Netflix’s show ‘Elite’ is a Spanish thriller and teen drama combined in one. The premise is that three working-class students enroll in the prestigious Las Encinas secondary school, and their constant clashes with the rich students lead to murder. At first glance, one may be inclined to think of it as just another show discussing teenage angst, but it explores so much more than that. This internationally acclaimed TV series hosts some much-needed discussion around topics like homosexuality and the wealth gap prevalent in society today. So it is only natural for someone to wonder if art is imitating real life in this show.
Is Elite Based on a True Story?
No, ‘Elite’ is not based on a true story. However, Netflix did describe the show as a crossover between ‘Gossip Girl’ and ‘Big Little Lies‘ in a tweet. This could, perhaps, explain why the premise of the show seems familiar, and dare I say, just another one in a long list of dramas that have already amassed a huge following globally. However, one must not discard it as just another remake of the same old teenage drama. It actually discusses some prevalent issues in a way that other shows have failed to do.
Francisco Ramos, the executive producer of the show, stated that choosing a high school was only natural if they wanted to dial up the intensity of the show. He explained, “It is the time of your life when things matter the most. We are delighted to work on a show about the desire and the need to fit into an elite world where all can be great and yet all can go terribly wrong.” It is quite hard to disagree with him too. The setting of a high school, combined with pressures of adolescence, really helps the audience understand the characters well.
First and foremost, the show takes a very blatant look at the wealth gap that exists today, and how privilege, or lack thereof, can affect teenagers. The three children who join the elite school actually had to go there when their own school collapses. They are only able to go the fancy one with the help of a scholarship. Obviously, the three do not fit in with the rich kids there, and this causes quite a lot of conflict. Unlike with many of its counterparts, this disparity is central to the plot of ‘Elite,’ and also lends an air of authenticity to the show. Dario Madrona, one of the creators, told Variety, “The essential thing’s the clash between social classes. That’s what sets the series apart.”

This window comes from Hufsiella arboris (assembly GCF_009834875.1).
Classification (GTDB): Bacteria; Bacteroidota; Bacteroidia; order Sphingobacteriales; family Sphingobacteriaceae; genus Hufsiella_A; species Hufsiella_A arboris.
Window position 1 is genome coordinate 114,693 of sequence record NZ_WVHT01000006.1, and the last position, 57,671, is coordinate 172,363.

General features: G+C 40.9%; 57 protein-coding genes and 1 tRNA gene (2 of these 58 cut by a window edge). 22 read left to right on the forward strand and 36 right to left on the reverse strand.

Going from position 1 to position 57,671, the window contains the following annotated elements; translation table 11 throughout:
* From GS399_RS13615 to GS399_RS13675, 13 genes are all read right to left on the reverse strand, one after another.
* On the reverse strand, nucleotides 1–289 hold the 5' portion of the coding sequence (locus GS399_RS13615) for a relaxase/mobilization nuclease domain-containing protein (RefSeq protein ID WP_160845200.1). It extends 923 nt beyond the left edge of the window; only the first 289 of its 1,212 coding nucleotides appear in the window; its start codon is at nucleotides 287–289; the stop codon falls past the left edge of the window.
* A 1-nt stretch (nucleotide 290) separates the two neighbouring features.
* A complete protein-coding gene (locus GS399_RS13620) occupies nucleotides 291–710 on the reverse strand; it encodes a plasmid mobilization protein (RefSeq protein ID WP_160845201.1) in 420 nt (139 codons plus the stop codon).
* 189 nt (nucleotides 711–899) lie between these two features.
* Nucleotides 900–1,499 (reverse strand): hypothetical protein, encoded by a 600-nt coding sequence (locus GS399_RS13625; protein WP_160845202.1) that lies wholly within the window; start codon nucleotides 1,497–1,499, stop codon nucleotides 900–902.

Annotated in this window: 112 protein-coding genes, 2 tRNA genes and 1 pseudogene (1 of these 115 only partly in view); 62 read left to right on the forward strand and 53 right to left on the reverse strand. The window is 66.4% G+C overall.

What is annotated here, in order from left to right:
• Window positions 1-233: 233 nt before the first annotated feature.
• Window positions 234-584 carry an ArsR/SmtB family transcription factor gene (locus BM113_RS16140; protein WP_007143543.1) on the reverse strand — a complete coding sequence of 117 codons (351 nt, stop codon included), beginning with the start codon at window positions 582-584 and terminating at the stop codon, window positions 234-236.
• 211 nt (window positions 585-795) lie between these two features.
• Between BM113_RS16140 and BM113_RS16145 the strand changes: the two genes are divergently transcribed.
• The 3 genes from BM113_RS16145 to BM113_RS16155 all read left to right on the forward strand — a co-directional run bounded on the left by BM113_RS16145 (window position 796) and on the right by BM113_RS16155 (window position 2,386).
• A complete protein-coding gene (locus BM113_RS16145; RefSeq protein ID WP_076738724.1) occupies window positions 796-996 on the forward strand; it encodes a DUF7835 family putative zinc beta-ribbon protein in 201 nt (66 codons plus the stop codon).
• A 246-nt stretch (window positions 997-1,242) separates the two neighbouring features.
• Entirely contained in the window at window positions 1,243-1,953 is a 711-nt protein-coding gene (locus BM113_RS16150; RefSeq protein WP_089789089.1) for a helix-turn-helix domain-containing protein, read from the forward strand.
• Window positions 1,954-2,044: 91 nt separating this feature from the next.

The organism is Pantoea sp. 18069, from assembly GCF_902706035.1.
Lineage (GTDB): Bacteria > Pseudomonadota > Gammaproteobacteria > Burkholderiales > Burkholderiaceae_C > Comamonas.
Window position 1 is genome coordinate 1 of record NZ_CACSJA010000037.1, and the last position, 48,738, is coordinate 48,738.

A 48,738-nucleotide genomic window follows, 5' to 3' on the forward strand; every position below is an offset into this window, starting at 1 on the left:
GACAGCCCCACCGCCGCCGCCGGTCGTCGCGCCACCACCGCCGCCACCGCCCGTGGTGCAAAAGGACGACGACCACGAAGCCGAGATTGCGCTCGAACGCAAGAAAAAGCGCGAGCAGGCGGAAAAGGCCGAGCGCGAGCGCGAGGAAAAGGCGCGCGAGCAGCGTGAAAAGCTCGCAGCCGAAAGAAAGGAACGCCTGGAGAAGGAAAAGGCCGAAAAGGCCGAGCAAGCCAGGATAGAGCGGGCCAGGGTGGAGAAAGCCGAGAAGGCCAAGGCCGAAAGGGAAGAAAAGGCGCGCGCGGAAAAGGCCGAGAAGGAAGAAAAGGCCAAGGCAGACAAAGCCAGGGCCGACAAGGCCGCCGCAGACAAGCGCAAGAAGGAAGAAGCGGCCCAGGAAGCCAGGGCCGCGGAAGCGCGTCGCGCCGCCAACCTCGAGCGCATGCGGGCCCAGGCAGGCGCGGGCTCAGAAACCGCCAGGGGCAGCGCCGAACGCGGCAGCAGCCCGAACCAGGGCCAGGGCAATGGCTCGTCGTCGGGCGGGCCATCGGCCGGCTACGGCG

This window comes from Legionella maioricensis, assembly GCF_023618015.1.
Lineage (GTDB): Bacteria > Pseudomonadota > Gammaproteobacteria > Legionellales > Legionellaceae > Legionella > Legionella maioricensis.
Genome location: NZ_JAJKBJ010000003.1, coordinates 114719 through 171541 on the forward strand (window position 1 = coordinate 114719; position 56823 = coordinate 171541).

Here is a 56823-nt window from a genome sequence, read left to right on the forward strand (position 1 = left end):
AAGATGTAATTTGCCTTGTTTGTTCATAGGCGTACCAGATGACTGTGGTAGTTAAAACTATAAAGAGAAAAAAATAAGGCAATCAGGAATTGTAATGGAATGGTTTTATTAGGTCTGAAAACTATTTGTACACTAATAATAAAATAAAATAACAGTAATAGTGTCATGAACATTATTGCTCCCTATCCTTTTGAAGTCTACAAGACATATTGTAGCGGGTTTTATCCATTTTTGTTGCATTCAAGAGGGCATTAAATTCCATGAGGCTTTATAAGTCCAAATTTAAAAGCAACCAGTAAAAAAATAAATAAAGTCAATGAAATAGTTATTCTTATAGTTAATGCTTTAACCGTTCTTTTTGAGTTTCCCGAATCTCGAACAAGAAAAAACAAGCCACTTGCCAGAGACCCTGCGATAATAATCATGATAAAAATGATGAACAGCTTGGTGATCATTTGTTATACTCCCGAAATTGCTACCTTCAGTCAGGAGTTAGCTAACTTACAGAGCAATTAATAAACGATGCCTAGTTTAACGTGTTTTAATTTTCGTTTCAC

What is more amazing about the show is that the writers have worked hard to give it a distinctly Spanish flavor, so as to produce something original in a genre already well-explored. His co-creator, Carlos Montero, also said, “We didn’t try to make a Spanish series nor for that matter an international one. But we show what we see. But we showed what you see, what is here for the world to see. Urban planning and construction, for example, can mean corruption. Being more local is key.”
Apart from this, the show explores other narratives like sexuality, drug use, identity conflict, and teenage romances. The show is also one of the very few ones that actually features a Muslim lead character, Nadia, who is played by Mina El Hammani. They show how Nadia and her brother consistently have to make some rather rough choices. For example, Nadia cannot wear her hijab to the new school, hence making a religious sacrifice for the sake of her education. Queer representation is also done well, and we see kids coming to terms with their sexuality over the course of the show.
Therefore, while one could feel inclined to just brush ‘Elite’ off as another drama series, the whole team has proved that it is here to stay. The nuanced portrayals of characters, the excellent soundtrack, and choosing themes that are relevant for teenagers today just show the audience that the team has gone above and beyond at every step. Yes, they may have drawn inspiration from real life to create the best possible story, but the show itself is not based on an actual event.
Read More: Where is Elite Filmed?